Doctor, bacteriologist, pathologist (1862-1920)
Upon graduating from the University of Otago Medical School in 1900, Constance Frost was employed at Adelaide Hospital in South Australia, along with another woman graduate that year. It was difficult for female doctors to get work; as late as 1923 the Health Department was advertising for “a man who would not let me down. A lady would be unsuitable.”1 But the Adelaide Hospital had staffing problems, and Frost gained considerable experience as a bacteriologist.
When she returned to New Zealand in 1903, Frost set up a private practice and became the honorary bacteriologist and pathologist at Auckland Hospital, taking over from fellow female doctor Alice Woodward. Frost was acknowledged to be a skilled bacteriologist, but the hospital repeatedly advertised for a male replacement.2 In 1918, the position became full time and she was paid 500 pounds per annum. However after Frost died in 1920 her male replacement was paid twice that salary, the second highest salary for a member of the hospital’s medical staff.3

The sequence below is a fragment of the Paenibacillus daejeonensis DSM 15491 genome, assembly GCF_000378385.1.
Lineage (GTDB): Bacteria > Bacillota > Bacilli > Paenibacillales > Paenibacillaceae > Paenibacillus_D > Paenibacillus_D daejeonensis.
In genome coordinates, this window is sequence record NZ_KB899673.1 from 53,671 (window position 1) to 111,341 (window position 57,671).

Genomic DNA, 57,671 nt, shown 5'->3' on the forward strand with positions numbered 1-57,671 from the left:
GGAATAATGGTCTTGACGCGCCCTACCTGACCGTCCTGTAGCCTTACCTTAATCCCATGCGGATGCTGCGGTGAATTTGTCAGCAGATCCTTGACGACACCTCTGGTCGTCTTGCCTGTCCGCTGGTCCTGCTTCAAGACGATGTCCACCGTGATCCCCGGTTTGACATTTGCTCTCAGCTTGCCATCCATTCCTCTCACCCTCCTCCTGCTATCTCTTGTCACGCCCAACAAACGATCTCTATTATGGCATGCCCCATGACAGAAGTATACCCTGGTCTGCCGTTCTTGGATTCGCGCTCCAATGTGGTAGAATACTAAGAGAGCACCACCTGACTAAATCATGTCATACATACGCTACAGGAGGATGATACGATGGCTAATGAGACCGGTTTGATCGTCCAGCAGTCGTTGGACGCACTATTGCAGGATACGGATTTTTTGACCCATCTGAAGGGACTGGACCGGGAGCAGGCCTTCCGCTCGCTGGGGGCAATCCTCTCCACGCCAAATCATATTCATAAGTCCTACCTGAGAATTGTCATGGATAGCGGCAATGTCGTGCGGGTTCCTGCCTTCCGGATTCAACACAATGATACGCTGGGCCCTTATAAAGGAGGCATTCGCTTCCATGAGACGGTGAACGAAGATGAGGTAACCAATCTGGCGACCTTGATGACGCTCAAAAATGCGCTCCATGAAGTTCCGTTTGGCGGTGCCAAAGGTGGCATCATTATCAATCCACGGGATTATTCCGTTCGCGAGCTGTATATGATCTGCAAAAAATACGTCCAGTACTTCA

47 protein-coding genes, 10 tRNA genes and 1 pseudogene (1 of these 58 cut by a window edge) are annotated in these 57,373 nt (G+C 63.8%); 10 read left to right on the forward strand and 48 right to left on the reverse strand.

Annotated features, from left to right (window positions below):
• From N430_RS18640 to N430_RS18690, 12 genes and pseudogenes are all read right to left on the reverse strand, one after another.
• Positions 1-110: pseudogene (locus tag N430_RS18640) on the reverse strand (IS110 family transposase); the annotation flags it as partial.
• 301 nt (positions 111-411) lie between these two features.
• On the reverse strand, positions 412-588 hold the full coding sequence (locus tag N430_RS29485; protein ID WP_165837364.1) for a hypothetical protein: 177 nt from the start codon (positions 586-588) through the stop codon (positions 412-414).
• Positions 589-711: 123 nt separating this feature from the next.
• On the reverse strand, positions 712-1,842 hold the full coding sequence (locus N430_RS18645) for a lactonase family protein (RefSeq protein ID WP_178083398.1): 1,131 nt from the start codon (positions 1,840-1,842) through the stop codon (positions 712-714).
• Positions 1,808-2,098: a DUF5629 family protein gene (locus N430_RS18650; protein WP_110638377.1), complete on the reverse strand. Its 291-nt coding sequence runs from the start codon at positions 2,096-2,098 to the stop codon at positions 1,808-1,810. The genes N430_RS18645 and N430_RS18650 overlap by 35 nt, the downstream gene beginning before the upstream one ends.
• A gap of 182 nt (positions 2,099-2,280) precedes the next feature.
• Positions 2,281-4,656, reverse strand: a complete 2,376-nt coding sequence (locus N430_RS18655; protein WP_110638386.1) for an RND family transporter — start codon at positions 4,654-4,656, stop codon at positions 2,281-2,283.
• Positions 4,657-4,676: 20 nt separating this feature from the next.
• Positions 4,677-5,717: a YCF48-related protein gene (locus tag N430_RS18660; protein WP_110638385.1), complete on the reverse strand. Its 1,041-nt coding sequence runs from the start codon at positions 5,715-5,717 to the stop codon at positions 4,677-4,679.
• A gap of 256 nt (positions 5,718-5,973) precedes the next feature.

Image: A diagram of a microscope from 1911. Source: Wikimedia Commons.
1. ‘A Subtle Containment: Women in New Zealand Medicine, 1893-1941 - NZJH_22_1_04.Pdf’, accessed 4 August 2017, http://www.nzjh.auckland.ac.nz/docs/1988/NZJH_22_1_04.pdf.
2. New Zealand Ministry for Culture and Heritage Te Manatu Taonga, ‘Frost, Constance Helen’, Web page, accessed 4 August 2017, /en/biographies/3f14/frost-constance-helen.
3. Mary R. S. Creese and Thomas M. Creese, Ladies in the Laboratory III: South African, Australian, New Zealand, and Canadian Women in Science: Nineteenth and Early Twentieth Centuries (Scarecrow Press, 2010), p. 106.